$1,400 Stimulus Check Nightmare: How Fraudsters Can Steal Your Money
Americans have already lost more than $300 million in stimulus scams from the first and second rounds of aid, according to the Federal Trade Commission, a figure that’s likely to be larger.
Millions of Americans are waiting for the arrival of a $1,400 stimulus payment from President Joe Biden’s coronavirus relief package that was passed last month. But, federal and state officials have warned that with the surge in federal relief comes a quiet wave of scammers trying to steal it.
Americans have already lost more than $300 million in stimulus scams from the first and second rounds of aid, according to the Federal Trade Commission, a figure that’s likely to be larger, as some people didn’t file a report to the commission.
“These scams around COVID stimulus checks, coronavirus, are being undertaken by hackers and scammers in a more sophisticated way because they have easy, cheap access to more of our personal information,” Rob Shavell, a data privacy security expert, told NBC’s Charlotte, NC affiliate WCNC.
Now, how are scammers getting the stimulus money?
The FTC says it’s very common for scammers to use people’s personal information to get access to federal aid.
Shavell also pointed out that scammers can easily obtain a person’s date of birth, workplace, family history, past addresses, email, and phone, just by purchasing the data from a data broker for a small fee. With this type of information, scammers can convince government agency workers that they are, in fact, legitimate, enabling them to steal the stimulus payment.
Other methods include scammers making unsolicited phone calls, as well as sending emails, texts, or social media messages, where scammers claim to be the Internal Revenue Service or another government agency and ask for credit card information. The IRS and Treasury Department, however, never ask people for that information.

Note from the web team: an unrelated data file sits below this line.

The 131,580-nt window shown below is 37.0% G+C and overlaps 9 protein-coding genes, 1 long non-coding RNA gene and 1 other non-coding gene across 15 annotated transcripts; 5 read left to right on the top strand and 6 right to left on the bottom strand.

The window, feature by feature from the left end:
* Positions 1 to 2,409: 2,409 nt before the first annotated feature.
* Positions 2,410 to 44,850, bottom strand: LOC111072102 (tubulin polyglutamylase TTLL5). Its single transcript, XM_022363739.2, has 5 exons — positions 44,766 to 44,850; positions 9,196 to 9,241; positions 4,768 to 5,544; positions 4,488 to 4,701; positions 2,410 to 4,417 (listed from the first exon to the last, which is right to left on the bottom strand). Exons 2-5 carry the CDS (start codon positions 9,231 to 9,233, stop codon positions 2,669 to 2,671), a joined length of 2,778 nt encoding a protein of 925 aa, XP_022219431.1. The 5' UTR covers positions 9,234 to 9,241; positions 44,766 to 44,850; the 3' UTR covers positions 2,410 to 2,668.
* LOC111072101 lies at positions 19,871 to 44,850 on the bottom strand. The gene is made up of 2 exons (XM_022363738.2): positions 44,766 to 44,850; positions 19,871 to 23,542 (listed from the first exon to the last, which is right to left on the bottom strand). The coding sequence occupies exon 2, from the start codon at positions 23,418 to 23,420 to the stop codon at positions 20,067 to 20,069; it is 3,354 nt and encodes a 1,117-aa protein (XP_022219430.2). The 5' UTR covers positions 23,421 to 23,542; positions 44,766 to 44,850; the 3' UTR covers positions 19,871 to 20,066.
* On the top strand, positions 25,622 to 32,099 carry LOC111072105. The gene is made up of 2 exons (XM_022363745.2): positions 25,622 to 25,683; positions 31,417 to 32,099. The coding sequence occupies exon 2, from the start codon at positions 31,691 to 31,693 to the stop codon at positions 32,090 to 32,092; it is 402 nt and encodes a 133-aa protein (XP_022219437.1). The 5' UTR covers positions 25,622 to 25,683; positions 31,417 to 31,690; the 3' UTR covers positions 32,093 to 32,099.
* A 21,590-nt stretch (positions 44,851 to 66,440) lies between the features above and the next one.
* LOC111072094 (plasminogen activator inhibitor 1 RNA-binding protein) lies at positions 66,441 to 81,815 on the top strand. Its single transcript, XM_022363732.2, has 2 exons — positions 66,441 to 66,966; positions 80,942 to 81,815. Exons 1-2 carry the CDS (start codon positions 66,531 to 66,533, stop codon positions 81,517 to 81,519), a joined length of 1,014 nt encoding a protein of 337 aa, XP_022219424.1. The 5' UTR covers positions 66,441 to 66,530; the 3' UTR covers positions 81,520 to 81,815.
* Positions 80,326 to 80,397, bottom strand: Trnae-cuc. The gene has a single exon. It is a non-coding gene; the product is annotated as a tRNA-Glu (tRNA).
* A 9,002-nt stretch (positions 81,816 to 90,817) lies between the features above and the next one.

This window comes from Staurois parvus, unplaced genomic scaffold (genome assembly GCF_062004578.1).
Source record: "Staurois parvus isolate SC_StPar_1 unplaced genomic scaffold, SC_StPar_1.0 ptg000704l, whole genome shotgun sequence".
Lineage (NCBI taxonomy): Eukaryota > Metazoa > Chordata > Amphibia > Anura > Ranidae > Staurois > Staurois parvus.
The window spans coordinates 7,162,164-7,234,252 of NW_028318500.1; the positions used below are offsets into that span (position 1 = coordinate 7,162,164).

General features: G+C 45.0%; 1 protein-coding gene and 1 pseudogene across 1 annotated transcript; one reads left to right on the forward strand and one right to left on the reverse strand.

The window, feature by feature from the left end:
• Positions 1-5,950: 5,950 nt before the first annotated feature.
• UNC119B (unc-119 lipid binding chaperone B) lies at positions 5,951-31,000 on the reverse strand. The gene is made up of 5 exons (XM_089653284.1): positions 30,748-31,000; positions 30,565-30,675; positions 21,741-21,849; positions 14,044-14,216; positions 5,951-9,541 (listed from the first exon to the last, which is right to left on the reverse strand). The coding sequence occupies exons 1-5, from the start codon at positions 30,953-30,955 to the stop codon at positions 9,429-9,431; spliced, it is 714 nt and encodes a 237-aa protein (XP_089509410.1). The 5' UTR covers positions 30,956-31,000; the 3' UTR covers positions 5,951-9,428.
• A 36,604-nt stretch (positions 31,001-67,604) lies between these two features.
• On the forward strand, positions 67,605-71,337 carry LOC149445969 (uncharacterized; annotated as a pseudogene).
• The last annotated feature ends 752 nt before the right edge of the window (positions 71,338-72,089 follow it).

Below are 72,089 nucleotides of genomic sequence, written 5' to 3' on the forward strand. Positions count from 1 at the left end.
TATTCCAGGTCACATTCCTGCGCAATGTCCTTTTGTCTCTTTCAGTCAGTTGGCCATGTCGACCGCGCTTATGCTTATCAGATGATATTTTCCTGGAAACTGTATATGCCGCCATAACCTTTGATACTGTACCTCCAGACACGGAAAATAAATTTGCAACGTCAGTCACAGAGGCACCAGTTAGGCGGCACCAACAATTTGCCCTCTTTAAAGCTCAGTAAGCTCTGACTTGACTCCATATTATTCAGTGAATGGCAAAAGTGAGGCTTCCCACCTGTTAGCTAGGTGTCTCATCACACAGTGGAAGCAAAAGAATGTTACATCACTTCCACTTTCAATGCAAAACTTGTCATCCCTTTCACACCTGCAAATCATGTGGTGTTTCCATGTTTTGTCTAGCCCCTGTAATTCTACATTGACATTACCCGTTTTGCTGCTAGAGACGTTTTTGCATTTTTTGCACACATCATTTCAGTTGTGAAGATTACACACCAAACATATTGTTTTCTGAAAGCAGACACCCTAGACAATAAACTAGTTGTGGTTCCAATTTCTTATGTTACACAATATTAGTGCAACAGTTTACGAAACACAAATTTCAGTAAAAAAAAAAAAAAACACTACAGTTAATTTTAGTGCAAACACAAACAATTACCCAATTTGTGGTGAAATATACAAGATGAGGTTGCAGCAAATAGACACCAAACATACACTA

Scammers have also pressured recipients into thinking that a purchase is required to receive a direct payment, and have also even used high-pressure tactics, offered expedited delivery of the payment for a fee, and threatened loss of the money if there isn’t immediate action.
These tactics have made state-level officials warn residents to carefully monitor suspicious activity and forms of digital interaction, as they await the third stimulus check.
“Be smart,” Florida attorney general Ashley Moody said last month. “Seek out trusted sources of information about when your payment will be received and never respond to solicitations asking you to provide personal information or payment to receive a stimulus check.”
Louisiana’s attorney general noted that there have been reports of scammers stealing checks and prepaid debit cards from people’s mailboxes.
“We have had reports of stimulus checks that are being stolen out of mailboxes,” Attorney General Jeff Landry said.
“Those out there that are thinking about maybe going through their neighborhoods and stealing stimulus checks, if they wake up and the federal government is knocking on their door with some handcuffs, don’t blame us,” Landry added.
Those who haven’t seen their third stimulus payment are advised to visit the IRS’ Get My payment site to see the status of their relief.
Rachel Bucchino is a reporter at the National Interest. Her work has appeared in The Washington Post, U.S. News & World Report, and The Hill.